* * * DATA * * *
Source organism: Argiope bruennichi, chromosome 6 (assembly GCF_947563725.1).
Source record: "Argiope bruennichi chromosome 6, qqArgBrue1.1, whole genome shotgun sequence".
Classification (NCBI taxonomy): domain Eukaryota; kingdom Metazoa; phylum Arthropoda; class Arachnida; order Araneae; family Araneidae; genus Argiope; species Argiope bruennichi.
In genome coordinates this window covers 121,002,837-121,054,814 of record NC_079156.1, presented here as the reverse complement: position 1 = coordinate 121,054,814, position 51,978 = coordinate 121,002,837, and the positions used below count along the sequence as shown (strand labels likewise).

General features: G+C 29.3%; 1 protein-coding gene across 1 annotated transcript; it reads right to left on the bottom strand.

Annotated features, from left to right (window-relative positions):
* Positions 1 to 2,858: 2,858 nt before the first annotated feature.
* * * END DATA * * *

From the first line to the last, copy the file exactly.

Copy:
Source organism: Argiope bruennichi, chromosome 6 (assembly GCF_947563725.1).
Source record: "Argiope bruennichi chromosome 6, qqArgBrue1.1, whole genome shotgun sequence".
Classification (NCBI taxonomy): domain Eukaryota; kingdom Metazoa; phylum Arthropoda; class Arachnida; order Araneae; family Araneidae; genus Argiope; species Argiope bruennichi.
In genome coordinates this window covers 121,002,837-121,054,814 of record NC_079156.1, presented here as the reverse complement: position 1 = coordinate 121,054,814, position 51,978 = coordinate 121,002,837, and the positions used below count along the sequence as shown (strand labels likewise).

General features: G+C 29.3%; 1 protein-coding gene across 1 annotated transcript; it reads right to left on the bottom strand.

Annotated features, from left to right (window-relative positions):
* Positions 1 to 2,858: 2,858 nt before the first annotated feature.